“These are people aged 19 and up. These are Icelanders and foreigners, men and women, non-disabled and disabled persons, including one individual who’s blind.”

Most of the prisoners are being detained in the Hólmsheiði prison, although some have been transferred to Litla-Hraun. According to Páll, the design of Hólmsheiði has proven advantageous, as there are spaces equally suited to regular confinement and isolation.

Páll predicts that the situation will remain unchanged for a few more days but hopes that that will be the extent of it. “It puts tremendous strain on the system. Also because it happens to coincide with our effort to temporarily decrease the number of prisoners so as to operate within budget constraints.”

Budgetary constraints

Speaking to RÚV, Minister of Justice Jón Gunnarsson stated that the government had already taken steps to deal with the pressure on the prison system, with extensive renovations at the Litla-Hraun prison expected to be completed next year.

According to Jón Gunnarsson, there have been instances where prison sentences lapse owing to a lack of cells. “We must respond, and we are doing our best,” he stated, admitting that increasing the number of prison cells would take time and that bridging the gap could prove tricky.

“We’re not quite sure how; this additional pressure means additional operational costs, and we’ve even been in the position where we’ve been unable to fully use all of the prison cells because of budgetary constraints … we’re working on it.”

Petrol Bombs and Threats of Retaliation Following Knife Attack in Downtown Club

police lögreglan

Reykjavík and capital-area police are investigating a series of crimes believed to be connected to the knife attack that occurred at Bankastræti Club in downtown Reykjavík on Thursday night. RÚV reports that in the wake of the attack, which left three young men hospitalized, petrol bombs have been thrown into houses, windows broken, and suspects’ families subjected to harassment. There have also been posts on social media, encouraging retaliation for the attacks. Police believe that the incidents possibly herald the beginnings of a gang war, although this but one possible explanation.

Police still searching for over ten suspects; two have fled the country

A group of almost thirty people, all dressed in dark clothing and masks, barged into Bankastræti Club on Thursday night and attacked three men, all of whom were in their twenties, stabbing them repeatedly before fleeing the scene. The stabbing victims have since posted on social media, seemingly unruffled by the incident, and two of them were also interviewed on FM957 on Saturday. In the interview, they said that one of them had been stabbed a total of seven times, but was feeling pretty good, all things considered, or “like a king,” as he put it.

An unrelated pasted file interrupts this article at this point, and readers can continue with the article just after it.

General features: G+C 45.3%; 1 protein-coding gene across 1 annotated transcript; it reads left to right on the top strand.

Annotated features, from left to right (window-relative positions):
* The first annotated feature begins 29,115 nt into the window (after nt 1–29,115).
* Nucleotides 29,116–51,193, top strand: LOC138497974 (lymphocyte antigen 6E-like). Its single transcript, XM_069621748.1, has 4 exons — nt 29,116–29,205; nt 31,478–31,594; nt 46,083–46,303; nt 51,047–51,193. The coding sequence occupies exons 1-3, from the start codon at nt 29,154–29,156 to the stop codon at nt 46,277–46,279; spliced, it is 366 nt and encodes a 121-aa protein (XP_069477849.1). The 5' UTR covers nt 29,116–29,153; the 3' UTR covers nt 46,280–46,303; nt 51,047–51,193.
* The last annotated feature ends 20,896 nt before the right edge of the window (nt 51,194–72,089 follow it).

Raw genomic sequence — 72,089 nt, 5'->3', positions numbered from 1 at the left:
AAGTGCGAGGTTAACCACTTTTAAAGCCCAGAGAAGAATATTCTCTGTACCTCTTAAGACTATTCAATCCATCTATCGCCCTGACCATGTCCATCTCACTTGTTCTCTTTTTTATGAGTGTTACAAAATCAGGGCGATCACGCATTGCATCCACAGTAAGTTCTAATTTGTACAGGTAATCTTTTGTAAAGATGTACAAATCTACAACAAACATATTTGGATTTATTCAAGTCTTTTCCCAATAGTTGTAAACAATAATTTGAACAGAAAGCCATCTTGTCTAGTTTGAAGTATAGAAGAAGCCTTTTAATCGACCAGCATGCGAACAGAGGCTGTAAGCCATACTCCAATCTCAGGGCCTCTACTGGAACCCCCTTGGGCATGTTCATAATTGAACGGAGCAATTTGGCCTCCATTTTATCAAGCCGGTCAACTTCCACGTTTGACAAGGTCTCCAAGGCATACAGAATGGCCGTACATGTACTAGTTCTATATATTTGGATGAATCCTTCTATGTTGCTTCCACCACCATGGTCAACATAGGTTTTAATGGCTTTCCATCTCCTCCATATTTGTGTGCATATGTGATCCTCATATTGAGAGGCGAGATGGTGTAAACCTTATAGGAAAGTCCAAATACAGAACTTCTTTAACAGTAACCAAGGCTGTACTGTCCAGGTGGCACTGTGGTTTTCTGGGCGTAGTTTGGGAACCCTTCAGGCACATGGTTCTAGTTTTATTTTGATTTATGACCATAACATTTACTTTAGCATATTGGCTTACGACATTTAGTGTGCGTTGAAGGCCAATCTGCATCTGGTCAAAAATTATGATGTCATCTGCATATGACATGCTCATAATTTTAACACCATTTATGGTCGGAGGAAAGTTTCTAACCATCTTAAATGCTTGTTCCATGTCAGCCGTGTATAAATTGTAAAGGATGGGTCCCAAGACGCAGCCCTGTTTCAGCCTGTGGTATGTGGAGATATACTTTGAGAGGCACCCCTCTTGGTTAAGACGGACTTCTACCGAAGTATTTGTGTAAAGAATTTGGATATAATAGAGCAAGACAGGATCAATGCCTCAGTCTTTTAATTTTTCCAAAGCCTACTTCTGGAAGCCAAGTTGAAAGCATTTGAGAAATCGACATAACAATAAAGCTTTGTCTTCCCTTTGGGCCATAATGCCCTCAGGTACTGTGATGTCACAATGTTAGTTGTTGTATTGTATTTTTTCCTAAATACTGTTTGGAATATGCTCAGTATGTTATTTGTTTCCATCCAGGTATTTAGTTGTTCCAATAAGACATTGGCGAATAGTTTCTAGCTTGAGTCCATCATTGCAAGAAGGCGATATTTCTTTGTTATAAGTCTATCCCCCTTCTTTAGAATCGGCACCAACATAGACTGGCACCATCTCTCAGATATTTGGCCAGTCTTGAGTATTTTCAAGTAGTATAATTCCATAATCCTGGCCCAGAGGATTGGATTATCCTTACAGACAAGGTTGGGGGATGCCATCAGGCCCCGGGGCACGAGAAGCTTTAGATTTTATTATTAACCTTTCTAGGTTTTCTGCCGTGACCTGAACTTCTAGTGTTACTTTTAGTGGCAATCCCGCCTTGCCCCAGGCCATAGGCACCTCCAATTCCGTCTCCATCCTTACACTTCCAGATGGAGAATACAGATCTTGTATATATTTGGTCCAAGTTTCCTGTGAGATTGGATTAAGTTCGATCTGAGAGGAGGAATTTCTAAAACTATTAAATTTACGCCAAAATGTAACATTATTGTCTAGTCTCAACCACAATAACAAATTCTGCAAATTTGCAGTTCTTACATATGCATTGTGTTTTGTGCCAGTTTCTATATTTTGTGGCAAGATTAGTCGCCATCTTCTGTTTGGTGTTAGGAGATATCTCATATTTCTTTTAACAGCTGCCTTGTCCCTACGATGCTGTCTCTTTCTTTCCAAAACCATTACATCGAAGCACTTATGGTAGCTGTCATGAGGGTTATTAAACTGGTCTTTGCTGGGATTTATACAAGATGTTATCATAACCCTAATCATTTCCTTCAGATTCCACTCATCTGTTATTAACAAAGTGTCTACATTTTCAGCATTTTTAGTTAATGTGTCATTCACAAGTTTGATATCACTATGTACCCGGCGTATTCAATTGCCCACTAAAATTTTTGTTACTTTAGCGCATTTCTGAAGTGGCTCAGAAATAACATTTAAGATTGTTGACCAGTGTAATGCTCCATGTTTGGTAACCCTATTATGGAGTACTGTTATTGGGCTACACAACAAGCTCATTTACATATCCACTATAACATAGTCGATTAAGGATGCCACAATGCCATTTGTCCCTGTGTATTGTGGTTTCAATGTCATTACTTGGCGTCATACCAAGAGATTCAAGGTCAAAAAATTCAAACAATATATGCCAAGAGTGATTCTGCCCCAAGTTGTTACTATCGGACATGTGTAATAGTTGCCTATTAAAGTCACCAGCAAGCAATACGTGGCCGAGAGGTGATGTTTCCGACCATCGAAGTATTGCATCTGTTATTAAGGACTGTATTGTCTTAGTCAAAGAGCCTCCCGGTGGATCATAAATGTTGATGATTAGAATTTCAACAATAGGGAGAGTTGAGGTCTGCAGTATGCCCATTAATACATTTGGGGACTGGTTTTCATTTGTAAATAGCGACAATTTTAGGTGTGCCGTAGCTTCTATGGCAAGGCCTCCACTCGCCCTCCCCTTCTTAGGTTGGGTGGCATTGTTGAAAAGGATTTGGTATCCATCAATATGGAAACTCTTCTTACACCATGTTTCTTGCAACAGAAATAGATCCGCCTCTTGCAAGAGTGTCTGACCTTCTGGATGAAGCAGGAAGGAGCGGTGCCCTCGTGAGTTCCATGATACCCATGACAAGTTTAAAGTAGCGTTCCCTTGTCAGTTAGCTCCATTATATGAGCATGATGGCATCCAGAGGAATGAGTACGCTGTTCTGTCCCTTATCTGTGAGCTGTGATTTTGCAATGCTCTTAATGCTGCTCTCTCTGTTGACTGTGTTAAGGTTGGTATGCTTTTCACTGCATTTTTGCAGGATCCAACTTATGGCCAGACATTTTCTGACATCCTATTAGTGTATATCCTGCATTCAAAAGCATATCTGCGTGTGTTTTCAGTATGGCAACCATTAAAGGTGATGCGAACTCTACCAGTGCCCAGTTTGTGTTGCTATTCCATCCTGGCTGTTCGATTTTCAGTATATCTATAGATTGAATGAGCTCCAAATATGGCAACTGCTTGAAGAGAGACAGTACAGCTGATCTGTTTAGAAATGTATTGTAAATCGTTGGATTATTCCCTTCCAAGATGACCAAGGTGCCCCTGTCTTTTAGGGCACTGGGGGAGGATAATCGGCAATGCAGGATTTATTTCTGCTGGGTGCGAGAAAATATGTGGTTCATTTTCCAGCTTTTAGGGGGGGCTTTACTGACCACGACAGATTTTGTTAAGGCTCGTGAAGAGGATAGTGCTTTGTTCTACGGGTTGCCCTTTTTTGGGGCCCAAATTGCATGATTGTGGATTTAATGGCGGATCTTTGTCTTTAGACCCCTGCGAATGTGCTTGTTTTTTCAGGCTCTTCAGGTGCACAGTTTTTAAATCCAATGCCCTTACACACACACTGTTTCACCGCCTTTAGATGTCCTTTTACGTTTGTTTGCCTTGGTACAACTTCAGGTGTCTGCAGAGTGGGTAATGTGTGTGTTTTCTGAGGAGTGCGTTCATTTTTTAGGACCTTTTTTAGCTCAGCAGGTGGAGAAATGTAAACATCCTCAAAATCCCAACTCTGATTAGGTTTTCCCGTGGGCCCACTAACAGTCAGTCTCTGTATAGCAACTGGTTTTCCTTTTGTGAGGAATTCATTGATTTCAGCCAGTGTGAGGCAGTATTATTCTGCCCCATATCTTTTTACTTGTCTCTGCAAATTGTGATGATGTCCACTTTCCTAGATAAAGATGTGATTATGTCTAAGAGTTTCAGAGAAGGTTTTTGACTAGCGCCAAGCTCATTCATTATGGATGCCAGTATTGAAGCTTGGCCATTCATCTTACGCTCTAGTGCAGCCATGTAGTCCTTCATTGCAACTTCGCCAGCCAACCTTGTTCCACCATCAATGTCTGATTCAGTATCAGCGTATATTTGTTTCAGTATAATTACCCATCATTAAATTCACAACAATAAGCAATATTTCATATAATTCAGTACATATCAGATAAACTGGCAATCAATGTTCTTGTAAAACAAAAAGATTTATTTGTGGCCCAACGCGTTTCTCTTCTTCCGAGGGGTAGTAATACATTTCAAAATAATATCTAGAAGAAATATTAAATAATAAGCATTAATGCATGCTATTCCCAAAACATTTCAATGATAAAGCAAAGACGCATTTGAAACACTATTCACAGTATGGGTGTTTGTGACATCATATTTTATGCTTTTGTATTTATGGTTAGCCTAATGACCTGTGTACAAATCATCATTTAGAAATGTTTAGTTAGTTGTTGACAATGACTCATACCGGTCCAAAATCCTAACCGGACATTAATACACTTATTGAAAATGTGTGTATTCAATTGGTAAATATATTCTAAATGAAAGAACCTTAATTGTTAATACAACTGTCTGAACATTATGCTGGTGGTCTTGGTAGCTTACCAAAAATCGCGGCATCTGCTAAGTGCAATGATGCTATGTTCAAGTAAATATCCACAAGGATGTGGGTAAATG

As of Saturday, fourteen of those involved in the attack had been arrested and nine had been sentenced to two weeks in police custody. Police were still searching for over ten of the remaining suspects, although their identities were believed to be known. Two suspects have fled the country.

Over the weekend, police called for anyone involved in the incident to come forward, but only one person did. A search of suspects’ phone data is also underway, but police say this will be an extensive and intensive process.

Stress on prison system

The scope of the incident and the number of people remanded into custody is already straining the local prison system’s capacity, as it is unusual for so many people to be held at once. Halldór Valur Pálsson, director of the Icelandic prison system, says that while prison officials in no way anticipated an incident of this scope and with this many detainees, Icelandic prisons still have enough capacity to deal with the situation at present. But things could become serious, he says, if a gang war is, in fact, underway.

“It absolutely threatens the safety of the staff and other prisoners as well, if this kind of conflict is going on,” he said. “If there are gang conflicts happening out in society, they also find their ways into the prisons in the end.”

The capacity issue is not just a question of being able to hold suspects while the police investigate, however. It also has a knock-on effect for those waiting to serve a prison sentence. New measures have been introduced in recent years that allow convicted individuals to serve their sentences outside of prison walls, for instance by means of electronic surveillance or community service. But there is still a waiting list for those who are actually required to serve their sentences in prison. These individuals must wait to serve their sentences until a facility has room for them. There are currently 317 individuals waiting to serve their prison sentences.

Stabbing may be linked to motorcycle fire

Police say that the investigation is progressing well, considering its scope. The inciting incident has yet to be confirmed, but it’s possible that the stabbings were related to two motorcycles that were set on fire in Álftamýri on the east side of Reykjavík last Wednesday night.

Three Wounded Following Knife Attack in Reykjavík Nightclub

Four people have been arrested following a physical altercation at a Reykjavík nightclub yesterday, RÚV reports. Three men in their early twenties, all of whom had suffered knife wounds, were transported to the ER.

Search warrants executed, four arrested

A group of men barged into the nightclub Bankstræti Club in downtown Reykjavík last night. The group, reportedly dressed in dark clothes, attacked three other men (all of whom are about twenty years old) before absconding from the club. The police were notified at just after 11.30 PM and arrived on the scene quickly, RÚV reports.

The police immediately began searching for the assailants, who are believed to have been inside the club briefly. Dozens of police officers were involved in the investigation and a few search warrants have already been executed.

The Capital Area Police, assisted by special forces, has stated that the investigation is a priority. Investigators aim to determine whether the assault was an act of revenge or a reckoning, RÚV reports. Most of the involved parties are believed to be Icelandic, although details currently remain unclear.

“The police were armed during yesterday’s operations, given the seriousness of the attack,” a statement by the police reads.